It takes a certain level of talent to succeed as a comedian on the national stage, but beyond that it also takes a strong support system. Rachel Feinstein has amassed an impressive array of work thanks to both. Her crackling wit coupled with her ability to seamlessly transition from a 1950s housewife to a hardened thug landed her two half-hour Comedy Central specials, a spot on Last Comic Standing’s seventh season, and many other projects, but her friendships have also opened doors. Feinstein runs with a funny crowd that includes Amy Schumer, Nikki Glaser, Bridget Everett, Marina Franklin and Jessica Kirson, among others. With every success, the women include as many of their friends as possible. They could be considered the comedy world equivalent of Taylor Swift’s squad. But let’s not call it that.
Feinstein appeared alongside Schumer, Glaser and Franklin in the 2013 showcase Women Who Kill, as well as numerous episodes of Inside Amy Schumer and the film Trainwreck. Schumer is behind her new Comedy Central special, Amy Schumer Presents Rachel Feinstein: Only Whores Wear Purple, and is helping produce her pilot. “I’m lucky,” Feinstein says. “They’re hilarious; they’re my favorite comics and people. It’s fun to be able to make stuff together. Making this special and doing it with Amy was so funny, but it felt really purposeful too.”
If it wasn’t clear from Schumer’s involvement in Feinstein’s newest special, the two women share an especially close bond. “Schumer and I are roommates right now. We get up, do a workout tape, scream at it, walk around the city and write,” she says. And, of course, they have each other’s backs. In Amy Schumer Presents Rachel Feinstein, she shares a particularly sweet time Schumer helped her out after she accidentally sent a married male friend an embarrassing text. Schumer did what any good friend would do, and sent an equally humiliating one.
Feinstein and her cohort exhibit a refreshing attitude wherein everyone is welcome at the table, as opposed to a winner-take-all mentality resulting from an industry that still largely views female comedians as quotas instead of individual voices. “If you have the concept that it’s just one woman at a time then that’s what it ends up being,” she says about success. “Amy and Nikki are both changing the landscape of Comedy Central, so they’re making more room.” Being human, it would be natural to get jealous watching others land bigger projects, longer specials and more attention before you do, but Feinstein refuses to get trapped in such a static mindset. “I think everybody has moments of that,” she admits, “but we’re all giving and getting each other work, so it’s not practical.”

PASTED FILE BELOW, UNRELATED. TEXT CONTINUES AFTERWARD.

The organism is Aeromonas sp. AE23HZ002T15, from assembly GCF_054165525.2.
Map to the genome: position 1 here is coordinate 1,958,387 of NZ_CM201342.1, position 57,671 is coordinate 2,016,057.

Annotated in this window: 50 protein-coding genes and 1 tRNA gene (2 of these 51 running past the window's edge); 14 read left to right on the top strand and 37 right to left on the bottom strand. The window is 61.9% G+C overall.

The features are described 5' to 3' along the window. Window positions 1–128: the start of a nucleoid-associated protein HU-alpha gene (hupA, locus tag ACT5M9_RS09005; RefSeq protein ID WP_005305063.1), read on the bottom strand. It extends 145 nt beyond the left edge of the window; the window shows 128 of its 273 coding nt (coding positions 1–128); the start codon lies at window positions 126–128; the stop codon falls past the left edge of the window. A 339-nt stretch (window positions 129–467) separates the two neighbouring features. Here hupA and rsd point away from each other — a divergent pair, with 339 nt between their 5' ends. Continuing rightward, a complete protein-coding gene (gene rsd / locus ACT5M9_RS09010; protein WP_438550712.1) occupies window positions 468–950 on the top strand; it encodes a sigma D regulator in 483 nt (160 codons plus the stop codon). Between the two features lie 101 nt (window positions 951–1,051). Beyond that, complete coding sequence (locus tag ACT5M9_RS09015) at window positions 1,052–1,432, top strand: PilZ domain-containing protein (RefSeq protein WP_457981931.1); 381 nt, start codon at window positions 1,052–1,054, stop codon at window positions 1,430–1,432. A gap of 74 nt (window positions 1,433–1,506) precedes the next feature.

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Bridget Everett, Rachel Feinstein and Amy Schumer, from Feinstein’s Instagram; page
Apart from adding to each other’s IMDB credits, the women stay in touch when they’re on the road, offering the kind of support that only comes when you’re in the same line of work. Feinstein says, “It’s a very isolating life, being a comic on the road. You’re in these weird cities hurling yourself to different places. It feels unnatural sometimes.” She’ll hear from Glaser or reach out to Franklin, everyone participating in a sort of long-distance water cooler talk. “We’ll call and vent if we have some weird experience on morning radio or share a picture of a filthy green room. Sometimes those texts between all of us are my lifeline when I’m on the road.” They also grasp the dichotomy involved with being a working comedian in that who you are onstage is only an aspect of your personality, and usually an exaggerated one at that. “Bridget Everett is hilarious. She’s got this big funny personality onstage and then she’s this quiet lovely introvert when she’s hanging out at the beach,” she says. “It’s cool to be with people that kind of get those rhythms. They don’t have this expectation or know you in that one specific way.”
When she’s back in New York, Feinstein is just as likely to call up Kirson to refine a joke as she is to work it out alone. “Especially if one of us is having a bad day or something, we’ll call the other one and say, ‘Hey, let’s go on tonight.’ We jump onstage together and try something weird; even if it bombs it’s fun. I love that we get to do that,” she says, describing her time onstage with Kirson as someone might talk about going to happy hour with a co-worker. “It’s fun and it’s satisfying too because it keeps you fresh. We all have our acts and we’re working on jokes and preparing for stuff, but then jumping on together you add this extra unpredictable thing to it and surprise each other.”
Whether bolstering each other’s careers or providing the kind of supportive friendship that comes from mutual understanding, Feinstein and her group of fiercely funny friends have struck upon the important realization that leaning in, as Sheryl Sandberg phrased it, isn’t nearly as fun when done alone. When it comes to the spotlight, they prove that it’s not about one comedian taking another’s place, but finding room for everyone. Besides, laughter is always better when shared.
Amy Schumer Presents Rachel Feinstein: Only Whores Wear Purple airs Saturday, April 23rd at 11 PM ET on Comedy Central.
Amanda Wicks is a freelance journalist specializing in comedy and music. Follow her on Twitter @aawicks.